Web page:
Oklahoma has the second highest uninsured rate in the nation and little money for public health. The state is trying to win money from the drug companies to pay for treatment for people like Greg, who uses drugs and is afraid he’ll lose his job if we use his last name.

Greg and his wife Judy say they haven’t been able to find the integrated treatment that Greg needs for both his opioid addiction and his bipolar disorder. It’s either one or the other.

“They don’t give you … a treatment plan for both,” Judy says. “They just say, ‘Here, you can talk to this person.’ They don’t recognize that it’s like self-medicating.”

The couple live in Guthrie, Okla., about an hour north of the courthouse where the opioid trial will take place. Greg says he’s been addicted to opioids for 11 years. People with prescriptions sell him their pills — sometimes Greg binges and takes 400 milligrams of morphine at once, a huge dose.

Of the $270 million Purdue settlement, $200 million is earmarked for an addiction research and treatment center in Tulsa, though no details have been released. An undisclosed amount of the $85 million Teva settlement will also go to abating the crisis.

Judy hopes that the treatment center may eventually help Greg.

“I wish he would stop using [opioids], but I love him. I’ll always be here,” she said.

This story is part of NPR’s reporting partnership with StateImpact Oklahoma and Kaiser Health News.

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4 Takeaways From The European Parliament Election Results

A woman exits a voting booth with curtains depicting the European Union flag in Baleni, Romania, on Sunday.

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Europe’s traditional centrist coalition lost its majority in the European Union’s parliamentary elections Sunday, with far-right populist parties and liberal, pro-European Union parties both gaining ground. The results suggest a complicated future for the EU, as voters look for new ways forward.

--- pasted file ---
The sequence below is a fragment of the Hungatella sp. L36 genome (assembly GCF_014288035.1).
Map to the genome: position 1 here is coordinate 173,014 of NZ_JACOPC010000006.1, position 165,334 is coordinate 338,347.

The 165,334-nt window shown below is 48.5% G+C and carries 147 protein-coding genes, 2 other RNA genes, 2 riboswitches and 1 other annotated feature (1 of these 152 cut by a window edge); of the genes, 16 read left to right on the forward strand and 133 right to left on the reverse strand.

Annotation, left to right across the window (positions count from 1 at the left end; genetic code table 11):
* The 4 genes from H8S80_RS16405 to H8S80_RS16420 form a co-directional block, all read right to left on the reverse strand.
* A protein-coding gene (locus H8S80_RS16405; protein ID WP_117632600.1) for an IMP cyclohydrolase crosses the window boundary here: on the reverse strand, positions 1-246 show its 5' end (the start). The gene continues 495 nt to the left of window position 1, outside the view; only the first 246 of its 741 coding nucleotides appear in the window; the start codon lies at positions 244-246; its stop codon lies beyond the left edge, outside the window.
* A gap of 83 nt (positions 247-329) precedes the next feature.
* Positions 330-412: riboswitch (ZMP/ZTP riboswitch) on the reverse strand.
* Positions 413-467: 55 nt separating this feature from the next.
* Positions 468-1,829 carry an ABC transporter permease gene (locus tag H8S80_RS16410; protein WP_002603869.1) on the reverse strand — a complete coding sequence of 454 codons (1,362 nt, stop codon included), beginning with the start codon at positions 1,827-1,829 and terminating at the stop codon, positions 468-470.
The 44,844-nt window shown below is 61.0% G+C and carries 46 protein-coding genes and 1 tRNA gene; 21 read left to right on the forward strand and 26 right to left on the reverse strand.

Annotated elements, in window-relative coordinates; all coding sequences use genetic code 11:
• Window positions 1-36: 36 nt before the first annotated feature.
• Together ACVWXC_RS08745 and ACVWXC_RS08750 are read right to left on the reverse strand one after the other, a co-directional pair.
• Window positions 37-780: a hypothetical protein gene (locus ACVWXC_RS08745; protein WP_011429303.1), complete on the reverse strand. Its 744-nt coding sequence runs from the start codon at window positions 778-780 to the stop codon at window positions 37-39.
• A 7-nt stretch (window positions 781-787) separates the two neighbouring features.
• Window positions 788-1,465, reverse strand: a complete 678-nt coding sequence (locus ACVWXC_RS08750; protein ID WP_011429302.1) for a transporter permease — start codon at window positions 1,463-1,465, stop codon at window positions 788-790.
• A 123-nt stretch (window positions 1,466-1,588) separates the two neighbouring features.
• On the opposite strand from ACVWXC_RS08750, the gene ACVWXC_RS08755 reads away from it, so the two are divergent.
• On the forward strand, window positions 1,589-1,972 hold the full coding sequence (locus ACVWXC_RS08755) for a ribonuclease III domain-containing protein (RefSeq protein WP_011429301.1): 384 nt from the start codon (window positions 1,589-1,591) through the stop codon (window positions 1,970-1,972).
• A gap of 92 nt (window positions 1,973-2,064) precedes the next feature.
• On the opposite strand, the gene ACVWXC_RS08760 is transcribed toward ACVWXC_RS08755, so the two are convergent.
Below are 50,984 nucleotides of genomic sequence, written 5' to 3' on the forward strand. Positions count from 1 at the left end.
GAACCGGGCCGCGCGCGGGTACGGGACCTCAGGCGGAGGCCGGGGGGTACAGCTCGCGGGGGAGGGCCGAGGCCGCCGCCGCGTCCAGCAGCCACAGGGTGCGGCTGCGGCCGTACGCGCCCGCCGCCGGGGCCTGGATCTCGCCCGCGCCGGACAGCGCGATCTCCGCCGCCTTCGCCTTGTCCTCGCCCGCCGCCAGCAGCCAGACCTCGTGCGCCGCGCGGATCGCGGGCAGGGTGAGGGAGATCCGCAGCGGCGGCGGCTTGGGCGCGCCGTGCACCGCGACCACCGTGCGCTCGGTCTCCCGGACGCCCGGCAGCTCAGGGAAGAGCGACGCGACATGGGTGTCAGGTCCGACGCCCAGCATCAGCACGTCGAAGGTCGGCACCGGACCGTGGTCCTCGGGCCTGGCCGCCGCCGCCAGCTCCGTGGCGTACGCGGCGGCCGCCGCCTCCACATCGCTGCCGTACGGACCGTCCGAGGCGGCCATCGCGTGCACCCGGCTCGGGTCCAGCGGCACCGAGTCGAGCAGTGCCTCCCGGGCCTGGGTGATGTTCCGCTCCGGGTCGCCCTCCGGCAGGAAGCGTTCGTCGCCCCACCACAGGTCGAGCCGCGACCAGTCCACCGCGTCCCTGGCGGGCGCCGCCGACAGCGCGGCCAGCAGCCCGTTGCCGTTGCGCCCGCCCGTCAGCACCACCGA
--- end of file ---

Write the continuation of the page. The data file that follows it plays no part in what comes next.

More than 50 percent of European voters turned out last week to vote in the parliamentary elections, the highest turnout in two decades and a sharp increase from the last election in 2014.

Here’s what you need to know from the results.

The center-left, center-right coalition lost its majority

The center-right group known as the European People’s Party (EPP) and the center-left Progressive Alliance of Socialists and Democrats (S&D) held 54 percent of the seats before the vote. Now they’re down to 43 percent, according to Sunday’s results. The two blocs together lost more than 70 seats, along with the majority they held for decades, according to NPR’s Sylvia Poggioli.

The results suggest that European centrists will have to reach out to and unite more broadly with liberal coalitions in order to affect change — and maintain authority — in the EU.

The far-right gained ground — but not as much as expected

Matteo Salvini, Italy’s Deputy Prime Minister and leader of the right-wing League party, speaks at a news conference following the European Parliament election results on Monday in Milan.

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Populist, euroskeptic parties across Europe saw gains, but less than what some pre-election polls had predicted — and what pro-EU forces had feared. And the various nationalist parties’ differences over issues like migration and attitudes toward Russia could cloud prospects for a united right.

“What happened was not really what a lot of people were fearing, that there would be a surge of the far-right populists,” former Swedish Prime Minister and now co-chair of the European Council on Foreign Relations Carl Bildt told NPR on Monday. “There was an increase by the far-right, but fairly marginal and far less than what people had predicted.”

Because the gains were smaller than expected, the far-right likely won’t be able to reshape the future of Europe by itself, says NPR’s Poggioli, but it may be able to obstruct the legislative process. Many attribute the victories on the far-right to high unemployment rates, security concerns after several terrorist attacks and tensions over migration.

In France, the far-right National Rally party of Marine Le Pen narrowly beat French President Emmanuel Macron’s party coalition. Though Le Pen’s party won by less than 1 percent, with 23 percent of the vote, she dubbed it a “victory for the people” on Twitter.